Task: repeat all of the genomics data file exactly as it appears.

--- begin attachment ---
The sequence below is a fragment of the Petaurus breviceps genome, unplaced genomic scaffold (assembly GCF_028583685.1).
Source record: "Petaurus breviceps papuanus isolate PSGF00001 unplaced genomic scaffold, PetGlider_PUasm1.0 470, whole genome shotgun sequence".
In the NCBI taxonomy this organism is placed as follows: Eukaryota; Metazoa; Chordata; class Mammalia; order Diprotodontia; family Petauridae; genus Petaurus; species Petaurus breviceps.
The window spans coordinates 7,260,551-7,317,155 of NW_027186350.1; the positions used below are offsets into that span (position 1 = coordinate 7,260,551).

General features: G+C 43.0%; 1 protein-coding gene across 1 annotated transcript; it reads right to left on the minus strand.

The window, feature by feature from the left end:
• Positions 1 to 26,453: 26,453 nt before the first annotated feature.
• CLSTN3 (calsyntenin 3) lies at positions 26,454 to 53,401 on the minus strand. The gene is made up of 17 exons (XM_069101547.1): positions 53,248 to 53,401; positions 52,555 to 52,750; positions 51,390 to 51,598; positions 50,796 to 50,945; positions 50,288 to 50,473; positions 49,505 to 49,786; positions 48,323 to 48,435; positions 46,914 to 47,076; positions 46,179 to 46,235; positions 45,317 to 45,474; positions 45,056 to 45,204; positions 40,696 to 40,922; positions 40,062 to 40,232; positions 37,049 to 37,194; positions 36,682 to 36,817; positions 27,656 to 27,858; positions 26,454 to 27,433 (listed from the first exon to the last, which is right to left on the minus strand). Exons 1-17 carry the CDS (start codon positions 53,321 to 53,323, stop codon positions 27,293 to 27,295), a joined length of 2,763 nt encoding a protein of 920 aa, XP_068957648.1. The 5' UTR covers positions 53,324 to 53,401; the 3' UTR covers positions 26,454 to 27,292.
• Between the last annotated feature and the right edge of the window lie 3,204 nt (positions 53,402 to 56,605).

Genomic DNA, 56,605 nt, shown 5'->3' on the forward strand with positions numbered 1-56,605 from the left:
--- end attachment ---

The sequence below is a fragment of the Petaurus breviceps genome, unplaced genomic scaffold (assembly GCF_028583685.1).
Source record: "Petaurus breviceps papuanus isolate PSGF00001 unplaced genomic scaffold, PetGlider_PUasm1.0 470, whole genome shotgun sequence".
In the NCBI taxonomy this organism is placed as follows: Eukaryota; Metazoa; Chordata; class Mammalia; order Diprotodontia; family Petauridae; genus Petaurus; species Petaurus breviceps.
The window spans coordinates 7,260,551-7,317,155 of NW_027186350.1; the positions used below are offsets into that span (position 1 = coordinate 7,260,551).

General features: G+C 43.0%; 1 protein-coding gene across 1 annotated transcript; it reads right to left on the minus strand.

The window, feature by feature from the left end:
• Positions 1 to 26,453: 26,453 nt before the first annotated feature.
• CLSTN3 (calsyntenin 3) lies at positions 26,454 to 53,401 on the minus strand. The gene is made up of 17 exons (XM_069101547.1): positions 53,248 to 53,401; positions 52,555 to 52,750; positions 51,390 to 51,598; positions 50,796 to 50,945; positions 50,288 to 50,473; positions 49,505 to 49,786; positions 48,323 to 48,435; positions 46,914 to 47,076; positions 46,179 to 46,235; positions 45,317 to 45,474; positions 45,056 to 45,204; positions 40,696 to 40,922; positions 40,062 to 40,232; positions 37,049 to 37,194; positions 36,682 to 36,817; positions 27,656 to 27,858; positions 26,454 to 27,433 (listed from the first exon to the last, which is right to left on the minus strand). Exons 1-17 carry the CDS (start codon positions 53,321 to 53,323, stop codon positions 27,293 to 27,295), a joined length of 2,763 nt encoding a protein of 920 aa, XP_068957648.1. The 5' UTR covers positions 53,324 to 53,401; the 3' UTR covers positions 26,454 to 27,292.
• Between the last annotated feature and the right edge of the window lie 3,204 nt (positions 53,402 to 56,605).

Genomic DNA, 56,605 nt, shown 5'->3' on the forward strand with positions numbered 1-56,605 from the left: